'When I Leave These Landings', (2004 – 2009)
image courtesy of the artist and EVA International
Jonathan Cummins (b. 1968, Ireland) graduated in 1998 with an MFA in media art from the University of California, Los Angeles (UCLA) where he also studied screenwriting. He also received BA (Hons) Sociology from Trinity College Dublin in 1990. He has been a lecturer at the Belfast School of Art, University of Ulster since 2003, and for the past ten years he worked with prisoners as part of the National College of Art and Design (NCAD) Art Programme. Made for both gallery and screen, his work is often presented as interconnecting film installations, as in his works When I Leave These Landings (2004–09), Go Home (2010–13), and Out the Road (2012–15). Recent exhibitions include: When I Leave These Landings (2014), Shirt Factory, Void, Derry; When I Leave These Landings (2013), Dublin City Gallery The Hugh Lane, and NCAD Gallery, Dublin; La Friche la Belle de Mai (2013), Marseille; When I Leave These Landings (2009), Centre Culturel Irlandais, Paris; Rencontres Internationales in Berlin (2010), Madrid (2010), and Paris (2009). He has also participated in other events such as the conference Civil Unrest and Socio-Political Changes: Marginalisation, Disintegration, Exclusion (2015), Tblisi, Georgia. Cummins has also curated exhibitions with artists such as Brian Maguire, Santiago Sierra, Phil Collins, John Gerrard, and Eija-Liisa Ahtila.
Made for both gallery and screen, Jonathan Cummins approaches his work as a joint process of enquiry and engagement. It addresses complex themes including ideological belief, political violence, and the question of how one can listen to people with whom one may disagree, raising the fraught question of whose voices can and should be heard in contemporary Ireland. As a consequence, the work can be considered raw, discomfiting, and refuses simplistic positions or analysis. The range of questions explored in the work include: how to facilitate and structure encounters of difference; who speaks with whom in society; the ethics of representation; citizenship and statehood; responsibility for institutions; and tensions around notions of patriotism/terrorism, loyalty/dissent, comradeship/family.
The complex negotiation involved in bringing these films to a public audience is situated within a tradition of ‘parrhesia’, meaning frank or courageous speech.
It is essential to recognize that speaker, listener, and institutions all have responsibilities in regard to creating the conditions for citizens to speak and listen to one another. Cummins’ practice resists familiar forms of straightforward documentary narration. In many respects, this constitutes a form of societal critique as the films emerging from this practice of conversation and listening create a place where conflicting points of view confront one another without expectation of reconciliation or consensus.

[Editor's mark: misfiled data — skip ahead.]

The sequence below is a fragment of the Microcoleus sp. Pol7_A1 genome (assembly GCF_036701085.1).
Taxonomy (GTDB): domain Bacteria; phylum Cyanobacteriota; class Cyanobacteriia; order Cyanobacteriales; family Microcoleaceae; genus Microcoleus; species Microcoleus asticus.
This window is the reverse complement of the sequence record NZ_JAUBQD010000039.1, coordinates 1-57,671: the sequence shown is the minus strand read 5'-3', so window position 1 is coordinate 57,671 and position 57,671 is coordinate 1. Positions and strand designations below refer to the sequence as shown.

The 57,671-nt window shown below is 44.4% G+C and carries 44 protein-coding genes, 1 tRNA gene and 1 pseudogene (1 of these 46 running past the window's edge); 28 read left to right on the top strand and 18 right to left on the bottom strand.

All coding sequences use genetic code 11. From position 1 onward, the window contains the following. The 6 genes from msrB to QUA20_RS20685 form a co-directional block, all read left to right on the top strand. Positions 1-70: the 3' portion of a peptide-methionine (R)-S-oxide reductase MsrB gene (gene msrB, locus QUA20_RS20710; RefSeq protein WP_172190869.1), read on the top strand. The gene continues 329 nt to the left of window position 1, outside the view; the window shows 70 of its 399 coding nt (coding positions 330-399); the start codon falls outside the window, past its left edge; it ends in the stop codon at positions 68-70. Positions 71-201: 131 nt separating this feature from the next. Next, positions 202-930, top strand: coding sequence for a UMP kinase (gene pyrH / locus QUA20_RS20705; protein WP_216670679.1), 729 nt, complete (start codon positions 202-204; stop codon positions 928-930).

At EVA International, Cummins presents When I Leave These Landings (2004–09), Go Home (2010–13), and Out the Road (2012–16). These interconnecting film installations trace the impact of militant ideological conviction on the self and family through a series of sustained conversations with a group of IRA anti-Agreement* republican activists and their families. Developed with the participants over twelve years, these significant and sensitive works evolved from Cummins’ work with political prisoners in Portlaoise Prison, a maximum-security prison in County Laois. The conversation begins in prison with When I Leave These Landings. It continues after the men’s release with Go Home, and extends to include the men’s families in Out the Road.
The works offer an intimate examination of political violence, imprisonment, failure, and the impact of ideological conviction. They refuse familiar tropes of propaganda, sentimentalism, ideological certainty, and knee-jerk de-legitimation for either personal or political reasons, instead probing these difficult territories with those involved in paramilitary organizations and highlighting the effect of that involvement on both themselves and their families. Part of this process also involves reflecting upon ageing and the self-questioning that accompanies this. The far-reaching impact on family also reveals the complex and sometimes tragic nature of the love of families, who are often invisible in debates about political violence and imprisonment. Moving between the time in prison and that time of transition shortly after release, the films ask us to grapple with a difficult present and our relationship with our collective past, and to wonder about our future together.
* Good Friday Agreement/Belfast Agreement, 1998